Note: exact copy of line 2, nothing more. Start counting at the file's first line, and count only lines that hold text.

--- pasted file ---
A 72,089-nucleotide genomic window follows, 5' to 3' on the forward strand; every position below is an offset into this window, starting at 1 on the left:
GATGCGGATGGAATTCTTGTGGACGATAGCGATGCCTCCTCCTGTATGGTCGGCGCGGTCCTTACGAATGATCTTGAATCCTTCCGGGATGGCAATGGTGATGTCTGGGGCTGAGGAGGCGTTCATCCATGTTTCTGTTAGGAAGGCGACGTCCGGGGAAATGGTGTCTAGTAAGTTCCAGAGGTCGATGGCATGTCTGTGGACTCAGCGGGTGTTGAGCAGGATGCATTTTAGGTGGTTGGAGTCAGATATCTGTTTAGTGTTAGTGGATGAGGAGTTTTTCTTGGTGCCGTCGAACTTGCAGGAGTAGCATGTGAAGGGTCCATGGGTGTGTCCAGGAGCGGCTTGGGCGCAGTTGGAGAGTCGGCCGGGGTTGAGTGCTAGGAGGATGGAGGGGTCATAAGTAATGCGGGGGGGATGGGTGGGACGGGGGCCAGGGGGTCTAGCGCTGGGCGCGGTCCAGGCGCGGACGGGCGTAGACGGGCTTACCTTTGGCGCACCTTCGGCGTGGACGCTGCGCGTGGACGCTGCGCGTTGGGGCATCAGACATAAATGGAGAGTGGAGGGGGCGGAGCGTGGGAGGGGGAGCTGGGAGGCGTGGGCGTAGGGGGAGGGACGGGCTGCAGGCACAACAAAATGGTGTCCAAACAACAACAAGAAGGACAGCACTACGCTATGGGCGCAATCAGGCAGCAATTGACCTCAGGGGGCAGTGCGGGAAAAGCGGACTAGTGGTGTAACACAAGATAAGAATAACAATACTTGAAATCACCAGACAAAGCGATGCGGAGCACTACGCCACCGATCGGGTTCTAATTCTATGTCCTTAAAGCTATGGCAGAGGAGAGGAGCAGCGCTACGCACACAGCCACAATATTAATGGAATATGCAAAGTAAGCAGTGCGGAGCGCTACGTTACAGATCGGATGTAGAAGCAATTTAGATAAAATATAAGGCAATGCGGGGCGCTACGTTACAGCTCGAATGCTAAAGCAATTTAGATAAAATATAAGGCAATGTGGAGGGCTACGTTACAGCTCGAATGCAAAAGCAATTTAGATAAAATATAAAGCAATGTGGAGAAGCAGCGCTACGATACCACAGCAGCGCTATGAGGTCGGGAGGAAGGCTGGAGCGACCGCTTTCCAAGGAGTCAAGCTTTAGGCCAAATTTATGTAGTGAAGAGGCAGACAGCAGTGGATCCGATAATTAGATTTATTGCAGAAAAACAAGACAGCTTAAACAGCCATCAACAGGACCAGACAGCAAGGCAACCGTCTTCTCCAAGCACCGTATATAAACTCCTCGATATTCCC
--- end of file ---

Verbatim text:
GATGCGGATGGAATTCTTGTGGACGATAGCGATGCCTCCTCCTGTATGGTCGGCGCGGTCCTTACGAATGATCTTGAATCCTTCCGGGATGGCAATGGTGATGTCTGGGGCTGAGGAGGCGTTCATCCATGTTTCTGTTAGGAAGGCGACGTCCGGGGAAATGGTGTCTAGTAAGTTCCAGAGGTCGATGGCATGTCTGTGGACTCAGCGGGTGTTGAGCAGGATGCATTTTAGGTGGTTGGAGTCAGATATCTGTTTAGTGTTAGTGGATGAGGAGTTTTTCTTGGTGCCGTCGAACTTGCAGGAGTAGCATGTGAAGGGTCCATGGGTGTGTCCAGGAGCGGCTTGGGCGCAGTTGGAGAGTCGGCCGGGGTTGAGTGCTAGGAGGATGGAGGGGTCATAAGTAATGCGGGGGGGATGGGTGGGACGGGGGCCAGGGGGTCTAGCGCTGGGCGCGGTCCAGGCGCGGACGGGCGTAGACGGGCTTACCTTTGGCGCACCTTCGGCGTGGACGCTGCGCGTGGACGCTGCGCGTTGGGGCATCAGACATAAATGGAGAGTGGAGGGGGCGGAGCGTGGGAGGGGGAGCTGGGAGGCGTGGGCGTAGGGGGAGGGACGGGCTGCAGGCACAACAAAATGGTGTCCAAACAACAACAAGAAGGACAGCACTACGCTATGGGCGCAATCAGGCAGCAATTGACCTCAGGGGGCAGTGCGGGAAAAGCGGACTAGTGGTGTAACACAAGATAAGAATAACAATACTTGAAATCACCAGACAAAGCGATGCGGAGCACTACGCCACCGATCGGGTTCTAATTCTATGTCCTTAAAGCTATGGCAGAGGAGAGGAGCAGCGCTACGCACACAGCCACAATATTAATGGAATATGCAAAGTAAGCAGTGCGGAGCGCTACGTTACAGATCGGATGTAGAAGCAATTTAGATAAAATATAAGGCAATGCGGGGCGCTACGTTACAGCTCGAATGCTAAAGCAATTTAGATAAAATATAAGGCAATGTGGAGGGCTACGTTACAGCTCGAATGCAAAAGCAATTTAGATAAAATATAAAGCAATGTGGAGAAGCAGCGCTACGATACCACAGCAGCGCTATGAGGTCGGGAGGAAGGCTGGAGCGACCGCTTTCCAAGGAGTCAAGCTTTAGGCCAAATTTATGTAGTGAAGAGGCAGACAGCAGTGGATCCGATAATTAGATTTATTGCAGAAAAACAAGACAGCTTAAACAGCCATCAACAGGACCAGACAGCAAGGCAACCGTCTTCTCCAAGCACCGTATATAAACTCCTCGATATTCCC